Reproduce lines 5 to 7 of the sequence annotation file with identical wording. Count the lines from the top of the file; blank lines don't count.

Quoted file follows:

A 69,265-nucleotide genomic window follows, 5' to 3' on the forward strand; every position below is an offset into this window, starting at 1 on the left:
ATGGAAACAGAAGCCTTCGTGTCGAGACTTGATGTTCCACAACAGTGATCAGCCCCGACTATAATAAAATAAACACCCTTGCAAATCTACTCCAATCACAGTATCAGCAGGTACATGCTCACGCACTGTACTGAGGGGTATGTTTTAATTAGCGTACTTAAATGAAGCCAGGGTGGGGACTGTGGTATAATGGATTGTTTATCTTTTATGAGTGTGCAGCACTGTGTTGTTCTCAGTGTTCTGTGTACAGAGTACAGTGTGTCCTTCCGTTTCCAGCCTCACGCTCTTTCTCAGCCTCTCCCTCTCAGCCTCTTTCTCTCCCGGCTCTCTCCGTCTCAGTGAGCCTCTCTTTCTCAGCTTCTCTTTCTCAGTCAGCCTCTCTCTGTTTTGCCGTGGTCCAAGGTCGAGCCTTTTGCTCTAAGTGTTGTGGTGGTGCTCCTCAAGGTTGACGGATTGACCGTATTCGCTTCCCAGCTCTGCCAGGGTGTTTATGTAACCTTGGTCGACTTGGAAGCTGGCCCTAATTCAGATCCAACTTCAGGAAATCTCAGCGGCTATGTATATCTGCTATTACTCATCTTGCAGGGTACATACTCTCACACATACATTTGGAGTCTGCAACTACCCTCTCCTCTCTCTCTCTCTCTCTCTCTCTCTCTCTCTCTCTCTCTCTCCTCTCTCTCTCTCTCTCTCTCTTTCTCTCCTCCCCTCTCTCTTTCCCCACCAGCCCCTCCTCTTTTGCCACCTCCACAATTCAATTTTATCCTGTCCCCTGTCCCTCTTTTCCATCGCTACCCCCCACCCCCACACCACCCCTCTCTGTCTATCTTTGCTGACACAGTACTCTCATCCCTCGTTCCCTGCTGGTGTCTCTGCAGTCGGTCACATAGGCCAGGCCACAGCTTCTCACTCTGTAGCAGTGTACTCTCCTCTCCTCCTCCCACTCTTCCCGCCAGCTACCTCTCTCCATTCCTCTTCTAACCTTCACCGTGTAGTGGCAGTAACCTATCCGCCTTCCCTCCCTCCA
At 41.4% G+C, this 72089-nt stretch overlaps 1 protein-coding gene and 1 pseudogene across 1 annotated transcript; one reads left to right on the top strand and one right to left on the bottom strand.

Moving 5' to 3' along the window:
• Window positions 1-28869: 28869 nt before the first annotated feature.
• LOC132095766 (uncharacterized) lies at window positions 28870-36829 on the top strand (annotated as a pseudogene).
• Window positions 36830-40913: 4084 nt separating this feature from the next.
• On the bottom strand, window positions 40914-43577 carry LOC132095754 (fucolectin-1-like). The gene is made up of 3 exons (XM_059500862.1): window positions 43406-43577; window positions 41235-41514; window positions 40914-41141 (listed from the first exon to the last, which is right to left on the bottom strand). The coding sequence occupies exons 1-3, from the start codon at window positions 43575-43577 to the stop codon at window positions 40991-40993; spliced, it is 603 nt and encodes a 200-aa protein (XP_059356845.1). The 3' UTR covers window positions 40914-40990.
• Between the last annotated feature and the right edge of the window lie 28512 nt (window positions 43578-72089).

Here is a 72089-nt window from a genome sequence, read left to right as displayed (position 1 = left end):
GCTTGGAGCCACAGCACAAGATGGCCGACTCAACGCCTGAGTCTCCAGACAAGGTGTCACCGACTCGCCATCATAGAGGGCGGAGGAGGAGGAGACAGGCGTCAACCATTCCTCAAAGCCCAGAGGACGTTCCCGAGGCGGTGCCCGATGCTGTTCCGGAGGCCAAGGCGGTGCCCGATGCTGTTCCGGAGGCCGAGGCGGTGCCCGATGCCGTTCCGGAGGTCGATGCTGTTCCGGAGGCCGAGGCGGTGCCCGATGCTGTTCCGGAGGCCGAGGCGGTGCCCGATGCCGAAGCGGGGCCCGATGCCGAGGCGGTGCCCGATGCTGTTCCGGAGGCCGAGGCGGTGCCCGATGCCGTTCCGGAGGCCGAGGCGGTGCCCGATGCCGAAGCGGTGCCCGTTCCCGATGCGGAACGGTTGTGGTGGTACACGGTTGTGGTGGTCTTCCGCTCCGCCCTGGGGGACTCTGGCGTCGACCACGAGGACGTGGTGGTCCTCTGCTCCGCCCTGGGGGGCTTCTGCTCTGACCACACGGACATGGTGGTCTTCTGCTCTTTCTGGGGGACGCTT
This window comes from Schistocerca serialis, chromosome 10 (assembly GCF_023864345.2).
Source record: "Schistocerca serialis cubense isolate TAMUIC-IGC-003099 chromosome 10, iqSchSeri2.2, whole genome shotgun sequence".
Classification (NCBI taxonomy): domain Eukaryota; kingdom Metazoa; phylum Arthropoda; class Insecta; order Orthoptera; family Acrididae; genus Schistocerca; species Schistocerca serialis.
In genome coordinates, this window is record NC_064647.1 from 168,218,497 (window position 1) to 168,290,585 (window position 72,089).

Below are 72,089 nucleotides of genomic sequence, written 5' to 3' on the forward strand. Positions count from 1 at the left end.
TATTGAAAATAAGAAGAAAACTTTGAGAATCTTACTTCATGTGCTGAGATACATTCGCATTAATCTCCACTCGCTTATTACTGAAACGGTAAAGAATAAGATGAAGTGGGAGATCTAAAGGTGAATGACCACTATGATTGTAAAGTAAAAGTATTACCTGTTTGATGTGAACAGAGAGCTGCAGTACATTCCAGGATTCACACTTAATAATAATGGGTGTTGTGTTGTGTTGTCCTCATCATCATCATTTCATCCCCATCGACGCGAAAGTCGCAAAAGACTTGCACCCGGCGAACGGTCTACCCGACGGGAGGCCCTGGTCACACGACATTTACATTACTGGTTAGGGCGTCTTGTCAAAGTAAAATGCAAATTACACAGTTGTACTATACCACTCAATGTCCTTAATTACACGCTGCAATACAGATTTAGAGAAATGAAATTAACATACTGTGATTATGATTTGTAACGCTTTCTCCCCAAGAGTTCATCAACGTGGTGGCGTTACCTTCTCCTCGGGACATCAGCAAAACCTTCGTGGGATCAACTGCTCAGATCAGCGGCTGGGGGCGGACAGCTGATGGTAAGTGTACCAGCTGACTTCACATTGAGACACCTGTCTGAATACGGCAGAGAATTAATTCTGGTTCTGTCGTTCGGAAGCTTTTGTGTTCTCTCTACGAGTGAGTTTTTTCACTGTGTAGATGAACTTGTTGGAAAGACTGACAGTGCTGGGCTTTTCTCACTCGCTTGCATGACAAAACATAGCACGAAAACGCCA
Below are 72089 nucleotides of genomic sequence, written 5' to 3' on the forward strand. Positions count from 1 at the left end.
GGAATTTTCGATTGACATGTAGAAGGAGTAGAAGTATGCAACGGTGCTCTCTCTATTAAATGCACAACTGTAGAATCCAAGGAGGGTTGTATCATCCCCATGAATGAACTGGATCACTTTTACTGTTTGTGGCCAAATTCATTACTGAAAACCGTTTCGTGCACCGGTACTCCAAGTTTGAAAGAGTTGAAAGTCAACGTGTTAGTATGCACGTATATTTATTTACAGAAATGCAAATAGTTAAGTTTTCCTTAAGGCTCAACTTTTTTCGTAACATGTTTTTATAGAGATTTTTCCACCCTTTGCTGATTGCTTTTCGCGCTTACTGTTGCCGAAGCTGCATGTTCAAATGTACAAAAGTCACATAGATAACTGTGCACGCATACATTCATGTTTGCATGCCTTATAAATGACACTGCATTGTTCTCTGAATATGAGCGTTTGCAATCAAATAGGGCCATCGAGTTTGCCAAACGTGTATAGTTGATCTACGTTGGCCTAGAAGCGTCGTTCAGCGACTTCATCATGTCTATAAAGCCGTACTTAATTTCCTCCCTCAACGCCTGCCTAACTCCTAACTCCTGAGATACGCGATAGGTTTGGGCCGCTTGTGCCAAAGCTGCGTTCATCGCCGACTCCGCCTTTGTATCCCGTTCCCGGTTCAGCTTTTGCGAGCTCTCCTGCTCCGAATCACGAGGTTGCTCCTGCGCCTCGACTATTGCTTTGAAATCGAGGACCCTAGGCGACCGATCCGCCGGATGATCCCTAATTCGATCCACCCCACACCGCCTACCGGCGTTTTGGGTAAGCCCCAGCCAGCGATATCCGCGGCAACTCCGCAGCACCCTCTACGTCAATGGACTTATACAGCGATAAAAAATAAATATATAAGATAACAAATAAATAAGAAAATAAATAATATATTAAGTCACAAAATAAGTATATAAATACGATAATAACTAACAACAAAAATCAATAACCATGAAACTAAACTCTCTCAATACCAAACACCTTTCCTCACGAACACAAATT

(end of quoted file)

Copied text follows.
• Window positions 1-28869: 28869 nt before the first annotated feature.
• LOC132095766 (uncharacterized) lies at window positions 28870-36829 on the top strand (annotated as a pseudogene).
• Window positions 36830-40913: 4084 nt separating this feature from the next.